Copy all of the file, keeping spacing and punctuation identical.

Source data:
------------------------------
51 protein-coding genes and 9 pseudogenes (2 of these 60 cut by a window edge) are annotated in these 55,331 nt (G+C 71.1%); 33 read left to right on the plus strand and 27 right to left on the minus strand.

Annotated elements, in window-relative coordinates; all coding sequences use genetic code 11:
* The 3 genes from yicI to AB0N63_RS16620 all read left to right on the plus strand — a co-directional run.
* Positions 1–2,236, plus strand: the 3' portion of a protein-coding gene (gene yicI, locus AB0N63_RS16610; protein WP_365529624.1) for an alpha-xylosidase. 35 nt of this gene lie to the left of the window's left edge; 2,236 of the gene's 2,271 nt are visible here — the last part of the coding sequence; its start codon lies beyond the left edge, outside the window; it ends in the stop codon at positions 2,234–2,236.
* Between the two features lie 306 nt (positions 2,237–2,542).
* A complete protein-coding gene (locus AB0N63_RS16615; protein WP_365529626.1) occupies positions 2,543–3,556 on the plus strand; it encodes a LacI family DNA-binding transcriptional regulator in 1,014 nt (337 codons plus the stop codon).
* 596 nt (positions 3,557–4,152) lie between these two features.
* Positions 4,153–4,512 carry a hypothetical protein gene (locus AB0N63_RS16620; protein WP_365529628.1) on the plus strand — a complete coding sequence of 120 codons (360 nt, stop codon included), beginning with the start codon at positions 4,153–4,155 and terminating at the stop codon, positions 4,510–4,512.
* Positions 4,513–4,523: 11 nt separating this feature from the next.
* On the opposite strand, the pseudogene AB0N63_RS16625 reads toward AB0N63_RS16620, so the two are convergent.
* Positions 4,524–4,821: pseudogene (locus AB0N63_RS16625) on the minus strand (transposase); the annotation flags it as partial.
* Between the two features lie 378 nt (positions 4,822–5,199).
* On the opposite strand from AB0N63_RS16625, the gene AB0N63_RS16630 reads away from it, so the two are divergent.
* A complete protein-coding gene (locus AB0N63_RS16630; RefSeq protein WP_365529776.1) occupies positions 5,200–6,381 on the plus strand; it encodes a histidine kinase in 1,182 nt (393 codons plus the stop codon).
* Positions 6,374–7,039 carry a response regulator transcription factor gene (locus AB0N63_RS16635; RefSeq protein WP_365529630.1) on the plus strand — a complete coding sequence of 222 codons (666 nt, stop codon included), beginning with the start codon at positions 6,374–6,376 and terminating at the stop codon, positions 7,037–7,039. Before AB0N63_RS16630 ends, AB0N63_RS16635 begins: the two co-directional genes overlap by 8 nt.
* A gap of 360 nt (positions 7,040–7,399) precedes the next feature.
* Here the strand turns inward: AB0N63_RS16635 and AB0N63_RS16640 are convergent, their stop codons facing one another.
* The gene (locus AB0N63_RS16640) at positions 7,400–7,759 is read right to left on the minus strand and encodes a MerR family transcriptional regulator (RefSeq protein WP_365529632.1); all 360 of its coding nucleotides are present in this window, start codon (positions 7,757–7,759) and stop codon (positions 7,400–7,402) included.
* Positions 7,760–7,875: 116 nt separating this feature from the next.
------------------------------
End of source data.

51 protein-coding genes and 9 pseudogenes (2 of these 60 cut by a window edge) are annotated in these 55,331 nt (G+C 71.1%); 33 read left to right on the plus strand and 27 right to left on the minus strand.

Annotated elements, in window-relative coordinates; all coding sequences use genetic code 11:
* The 3 genes from yicI to AB0N63_RS16620 all read left to right on the plus strand — a co-directional run.
* Positions 1–2,236, plus strand: the 3' portion of a protein-coding gene (gene yicI, locus AB0N63_RS16610; protein WP_365529624.1) for an alpha-xylosidase. 35 nt of this gene lie to the left of the window's left edge; 2,236 of the gene's 2,271 nt are visible here — the last part of the coding sequence; its start codon lies beyond the left edge, outside the window; it ends in the stop codon at positions 2,234–2,236.
* Between the two features lie 306 nt (positions 2,237–2,542).
* A complete protein-coding gene (locus AB0N63_RS16615; protein WP_365529626.1) occupies positions 2,543–3,556 on the plus strand; it encodes a LacI family DNA-binding transcriptional regulator in 1,014 nt (337 codons plus the stop codon).
* 596 nt (positions 3,557–4,152) lie between these two features.
* Positions 4,153–4,512 carry a hypothetical protein gene (locus AB0N63_RS16620; protein WP_365529628.1) on the plus strand — a complete coding sequence of 120 codons (360 nt, stop codon included), beginning with the start codon at positions 4,153–4,155 and terminating at the stop codon, positions 4,510–4,512.
* Positions 4,513–4,523: 11 nt separating this feature from the next.
* On the opposite strand, the pseudogene AB0N63_RS16625 reads toward AB0N63_RS16620, so the two are convergent.
* Positions 4,524–4,821: pseudogene (locus AB0N63_RS16625) on the minus strand (transposase); the annotation flags it as partial.
* Between the two features lie 378 nt (positions 4,822–5,199).
* On the opposite strand from AB0N63_RS16625, the gene AB0N63_RS16630 reads away from it, so the two are divergent.
* A complete protein-coding gene (locus AB0N63_RS16630; RefSeq protein WP_365529776.1) occupies positions 5,200–6,381 on the plus strand; it encodes a histidine kinase in 1,182 nt (393 codons plus the stop codon).
* Positions 6,374–7,039 carry a response regulator transcription factor gene (locus AB0N63_RS16635; RefSeq protein WP_365529630.1) on the plus strand — a complete coding sequence of 222 codons (666 nt, stop codon included), beginning with the start codon at positions 6,374–6,376 and terminating at the stop codon, positions 7,037–7,039. Before AB0N63_RS16630 ends, AB0N63_RS16635 begins: the two co-directional genes overlap by 8 nt.
* A gap of 360 nt (positions 7,040–7,399) precedes the next feature.
* Here the strand turns inward: AB0N63_RS16635 and AB0N63_RS16640 are convergent, their stop codons facing one another.
* The gene (locus AB0N63_RS16640) at positions 7,400–7,759 is read right to left on the minus strand and encodes a MerR family transcriptional regulator (RefSeq protein WP_365529632.1); all 360 of its coding nucleotides are present in this window, start codon (positions 7,757–7,759) and stop codon (positions 7,400–7,402) included.
* Positions 7,760–7,875: 116 nt separating this feature from the next.